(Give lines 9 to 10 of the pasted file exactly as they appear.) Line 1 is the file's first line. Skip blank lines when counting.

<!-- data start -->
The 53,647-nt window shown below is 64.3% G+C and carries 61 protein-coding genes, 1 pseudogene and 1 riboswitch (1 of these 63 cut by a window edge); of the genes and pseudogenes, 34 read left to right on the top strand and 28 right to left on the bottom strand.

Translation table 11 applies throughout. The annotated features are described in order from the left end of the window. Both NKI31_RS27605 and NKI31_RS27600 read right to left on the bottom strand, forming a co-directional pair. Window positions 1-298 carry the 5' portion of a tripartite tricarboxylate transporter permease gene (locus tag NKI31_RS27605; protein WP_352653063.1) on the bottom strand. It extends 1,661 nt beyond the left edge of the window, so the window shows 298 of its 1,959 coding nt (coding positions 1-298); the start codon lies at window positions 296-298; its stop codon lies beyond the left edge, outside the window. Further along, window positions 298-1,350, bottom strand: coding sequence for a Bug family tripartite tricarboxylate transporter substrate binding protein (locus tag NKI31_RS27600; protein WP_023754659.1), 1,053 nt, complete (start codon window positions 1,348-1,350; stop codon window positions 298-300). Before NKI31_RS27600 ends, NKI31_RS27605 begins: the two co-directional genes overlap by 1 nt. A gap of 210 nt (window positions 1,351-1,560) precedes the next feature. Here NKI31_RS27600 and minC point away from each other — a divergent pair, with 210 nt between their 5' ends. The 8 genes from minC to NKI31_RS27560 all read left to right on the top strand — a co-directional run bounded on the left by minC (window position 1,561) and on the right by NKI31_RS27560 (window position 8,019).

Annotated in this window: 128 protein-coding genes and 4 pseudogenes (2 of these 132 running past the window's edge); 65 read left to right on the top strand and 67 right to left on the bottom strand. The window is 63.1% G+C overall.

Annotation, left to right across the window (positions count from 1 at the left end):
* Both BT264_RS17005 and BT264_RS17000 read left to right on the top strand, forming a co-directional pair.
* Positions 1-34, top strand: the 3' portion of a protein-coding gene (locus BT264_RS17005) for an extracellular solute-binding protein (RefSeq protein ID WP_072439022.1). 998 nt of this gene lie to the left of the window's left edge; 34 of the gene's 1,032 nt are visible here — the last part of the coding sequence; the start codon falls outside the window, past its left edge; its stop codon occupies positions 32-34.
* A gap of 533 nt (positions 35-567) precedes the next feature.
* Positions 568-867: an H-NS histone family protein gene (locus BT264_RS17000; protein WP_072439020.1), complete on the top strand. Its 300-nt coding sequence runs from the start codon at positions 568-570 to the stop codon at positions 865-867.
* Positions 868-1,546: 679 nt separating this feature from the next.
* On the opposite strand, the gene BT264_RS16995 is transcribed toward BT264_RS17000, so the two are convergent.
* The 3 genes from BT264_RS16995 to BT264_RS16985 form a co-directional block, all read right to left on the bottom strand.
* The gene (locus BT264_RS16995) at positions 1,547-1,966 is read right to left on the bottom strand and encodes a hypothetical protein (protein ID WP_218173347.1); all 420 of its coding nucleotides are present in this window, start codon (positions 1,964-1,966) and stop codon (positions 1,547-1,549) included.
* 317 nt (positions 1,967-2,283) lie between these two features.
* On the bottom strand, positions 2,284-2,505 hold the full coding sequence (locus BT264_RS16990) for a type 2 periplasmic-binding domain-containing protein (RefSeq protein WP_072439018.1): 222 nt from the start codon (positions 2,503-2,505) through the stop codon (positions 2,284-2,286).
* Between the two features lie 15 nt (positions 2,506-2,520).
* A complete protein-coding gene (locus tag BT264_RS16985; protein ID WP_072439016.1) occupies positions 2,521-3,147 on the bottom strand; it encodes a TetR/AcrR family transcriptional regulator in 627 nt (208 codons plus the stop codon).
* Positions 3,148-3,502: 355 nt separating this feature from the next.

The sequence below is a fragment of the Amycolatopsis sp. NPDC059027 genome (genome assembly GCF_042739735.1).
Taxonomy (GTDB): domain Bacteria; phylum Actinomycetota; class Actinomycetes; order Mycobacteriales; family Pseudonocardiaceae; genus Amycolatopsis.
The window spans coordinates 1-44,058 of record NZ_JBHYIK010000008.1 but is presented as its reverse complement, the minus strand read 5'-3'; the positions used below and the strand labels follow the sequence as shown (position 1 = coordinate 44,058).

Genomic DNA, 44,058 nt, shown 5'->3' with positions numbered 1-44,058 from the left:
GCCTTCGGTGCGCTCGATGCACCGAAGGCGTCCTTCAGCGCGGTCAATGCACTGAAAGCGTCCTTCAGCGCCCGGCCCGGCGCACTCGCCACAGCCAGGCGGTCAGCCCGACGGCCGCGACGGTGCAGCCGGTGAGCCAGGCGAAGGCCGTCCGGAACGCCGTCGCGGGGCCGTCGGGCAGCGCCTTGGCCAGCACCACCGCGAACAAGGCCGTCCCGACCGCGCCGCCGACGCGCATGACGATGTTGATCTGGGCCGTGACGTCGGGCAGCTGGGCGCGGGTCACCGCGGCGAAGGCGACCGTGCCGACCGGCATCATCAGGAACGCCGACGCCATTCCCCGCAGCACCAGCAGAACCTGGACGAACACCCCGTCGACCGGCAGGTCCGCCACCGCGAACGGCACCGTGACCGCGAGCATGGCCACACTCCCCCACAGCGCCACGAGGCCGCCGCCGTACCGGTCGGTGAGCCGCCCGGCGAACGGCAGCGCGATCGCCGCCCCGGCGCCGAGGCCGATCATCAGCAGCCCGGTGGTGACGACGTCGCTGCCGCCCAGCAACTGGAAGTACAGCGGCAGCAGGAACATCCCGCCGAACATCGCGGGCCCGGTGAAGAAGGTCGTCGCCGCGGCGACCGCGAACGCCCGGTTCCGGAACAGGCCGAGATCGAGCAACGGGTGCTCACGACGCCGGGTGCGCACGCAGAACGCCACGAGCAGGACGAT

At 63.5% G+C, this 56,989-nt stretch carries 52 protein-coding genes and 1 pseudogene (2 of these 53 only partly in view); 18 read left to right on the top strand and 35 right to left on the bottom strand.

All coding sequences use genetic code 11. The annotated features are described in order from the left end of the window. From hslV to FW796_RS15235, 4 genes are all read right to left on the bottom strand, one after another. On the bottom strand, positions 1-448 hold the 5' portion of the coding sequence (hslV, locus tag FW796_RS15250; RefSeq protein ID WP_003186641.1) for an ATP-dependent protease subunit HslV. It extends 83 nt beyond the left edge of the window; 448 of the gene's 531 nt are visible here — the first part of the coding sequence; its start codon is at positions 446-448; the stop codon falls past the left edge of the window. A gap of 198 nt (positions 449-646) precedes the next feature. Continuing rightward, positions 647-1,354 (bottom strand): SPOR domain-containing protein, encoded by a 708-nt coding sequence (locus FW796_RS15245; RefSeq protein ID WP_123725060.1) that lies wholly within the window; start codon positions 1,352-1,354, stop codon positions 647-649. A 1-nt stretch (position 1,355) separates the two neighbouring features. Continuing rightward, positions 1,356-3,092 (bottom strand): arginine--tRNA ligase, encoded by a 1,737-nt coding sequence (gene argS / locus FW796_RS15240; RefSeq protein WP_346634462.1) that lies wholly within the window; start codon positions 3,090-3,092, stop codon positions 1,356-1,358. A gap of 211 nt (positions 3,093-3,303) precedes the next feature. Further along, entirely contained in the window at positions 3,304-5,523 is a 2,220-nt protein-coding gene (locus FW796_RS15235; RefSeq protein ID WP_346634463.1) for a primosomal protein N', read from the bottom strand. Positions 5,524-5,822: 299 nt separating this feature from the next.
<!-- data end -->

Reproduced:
* Positions 868-1,546: 679 nt separating this feature from the next.
* On the opposite strand, the gene BT264_RS16995 is transcribed toward BT264_RS17000, so the two are convergent.